Staff engagement and retention is a key strategy in meeting and exceeding organizational goals. Currently, in Wisconsin, there are 96,774 open positions and 42,940 applicants available according to the Job Center of Wisconsin. That is over two open positions for every applicant! Manufacturing and long term care organizations in the state are seeing turnover rates up to 100%. We are in a market where employees have ample opportunity to see if the grass truly is greener on the other side of town.
So, let’s give them a reason to stay.
Recruit, retain and engage employees based on their passion, mission, profession, and vocation. All too often employers hire individuals for what they know and fire them for who they are. By aligning the organizational and job specific needs with the applicant/employees motivators and skill sets, retention increases by as much as 25% per hire when using assessments. Yes, that increase the coin flip from 50% to 75% according to Drake P3.
What makes engagement and retention projects different?
Engagement and retention projects identify the root cause of what is driving the turnover and implement strategically planned changes over time to shift the culture.
A key difference in what makes these projects different is the distinction of outputs from outcomes. Outputs, according to Webster, is defined as something produced. Outcomes, again according to Webster, is defined as something that follows as a result or consequence. So often organizations focus on the outputs of their engagement efforts. Yet, for decades these outputs are not producing outcomes that shift the culture and truly engage the employee in the mission and goals of the organization.
Outputs are necessary for outcomes. Outcomes are created with clear intentions, plans, measurable metrics, and a dedicated leader focused on this effort. Are you ready to shift from creating outputs that do not generate results to outcomes that engage and retain your staff?
Yes! Great, comment below on your thoughts and reach out to see how we can partner with you to impact your business.
Need more tips from an HR firm you can trust? Contact us today to speak with a certified HR consultant and learn more about Engagement and Retention.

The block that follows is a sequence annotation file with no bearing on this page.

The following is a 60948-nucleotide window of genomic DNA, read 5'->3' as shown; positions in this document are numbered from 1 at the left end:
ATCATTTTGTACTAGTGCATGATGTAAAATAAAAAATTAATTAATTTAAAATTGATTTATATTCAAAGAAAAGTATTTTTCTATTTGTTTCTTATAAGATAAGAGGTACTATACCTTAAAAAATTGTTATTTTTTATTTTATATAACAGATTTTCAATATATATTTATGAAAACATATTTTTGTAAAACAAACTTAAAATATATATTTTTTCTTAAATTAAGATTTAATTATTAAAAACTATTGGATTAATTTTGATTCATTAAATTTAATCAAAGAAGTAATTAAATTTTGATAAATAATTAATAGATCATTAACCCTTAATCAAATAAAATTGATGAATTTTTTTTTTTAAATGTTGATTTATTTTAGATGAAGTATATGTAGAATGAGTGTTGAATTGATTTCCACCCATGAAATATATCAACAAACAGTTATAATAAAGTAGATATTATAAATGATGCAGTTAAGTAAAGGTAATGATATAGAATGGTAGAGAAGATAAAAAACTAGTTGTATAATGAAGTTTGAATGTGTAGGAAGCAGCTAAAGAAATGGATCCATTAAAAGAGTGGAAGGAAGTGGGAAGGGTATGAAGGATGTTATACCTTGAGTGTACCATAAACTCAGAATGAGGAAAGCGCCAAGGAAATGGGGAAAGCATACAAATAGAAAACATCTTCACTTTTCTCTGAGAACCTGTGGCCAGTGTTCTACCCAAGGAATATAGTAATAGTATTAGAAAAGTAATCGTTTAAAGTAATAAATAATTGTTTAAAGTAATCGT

One of the questions I get asked frequently by small business owners is if they have classified their Independent Contractors (IC’s) correctly. The answer is it depends; the Internal Revenue Service, Department of Labor and state agencies regulate independent contractors. The structure of the relationship and organizations control over the Independent Contractors finances and behavior is key to whether they are independent contractors. Below are 9 key areas to review when determining if you have your Independent Contractors correctly classified.
Hiring only experts in their field. Independent Contractors know how to do the job. You are not training them to do the job that you hired them to do. It is expected that IC’s keep their skills current through training and professional development on their own time and at their own expense.
Equipment. IC’s use their own equipment to complete the job at hand. This may be their own tools in construction, computer and software in business or lawn equipment when they are keeping your property tidy.
Assignments. Independent Contractors choose their own jobs. They are promising you a result and paid for that result. This is one of the biggest differentiators. For example, a driver as an IC will be paid $X for every ride that they give. They choose their own jobs, hours and location. Their ability to generate income is based on the results they produce, rides, and consumer demand based on when they choose to work. Assignments can happen in a variety of ways. In this example, the IC may be using an app like Uber or Lyft. The key to each of these is that the IC picks the assignment.
Daily Routine. When working with an IC, they will choose when and where they work. Requiring them to work specific hours or at a specific location puts you at risk of misclassifying the individual.
Compensation. Paying an individual for their results shifts them into an IC role. This may be monthly, at specific project milestones or each time a project is completed and invoice received. The IC takes on the financial risks of the business expenses, including clerical, software, equipment and travel needed to complete the job. In addition, they risk not being paid if the results are not produced as the contract specifies.
Independence. IC’s are running a stand-alone business. The means that they carry their own worker’s compensation insurance have an Employee Identification Number (EIN) and market their services to the general public. They can be working for several organizations at the same time and have the ability to hire others to complete the contracted work for your business.
Relationship. IC’s are meant to complete a short-term need, typically less than 6 months that is based on results. Requiring IC’s to provide updates or reports on their actions may shift this relationship to that of an employee.
Primary Function. If the IC performs work that is necessary to the primary function of the business and 51% or more of your workforce are independent contractors, you are at risk of misclassification.
Ending the relationship. An IC earns their income based on the contracts they enter into. The relationship is ended when the contract is complete. Firing an IC or an IC quitting creates the risk of a breach of contract lawsuit.
If you are seeking additional insights into the classification of your independent contractors, please reach out of an Independent Contractor Audit. Please note that this is not legal advice and you should contact your attorney with any specific questions.
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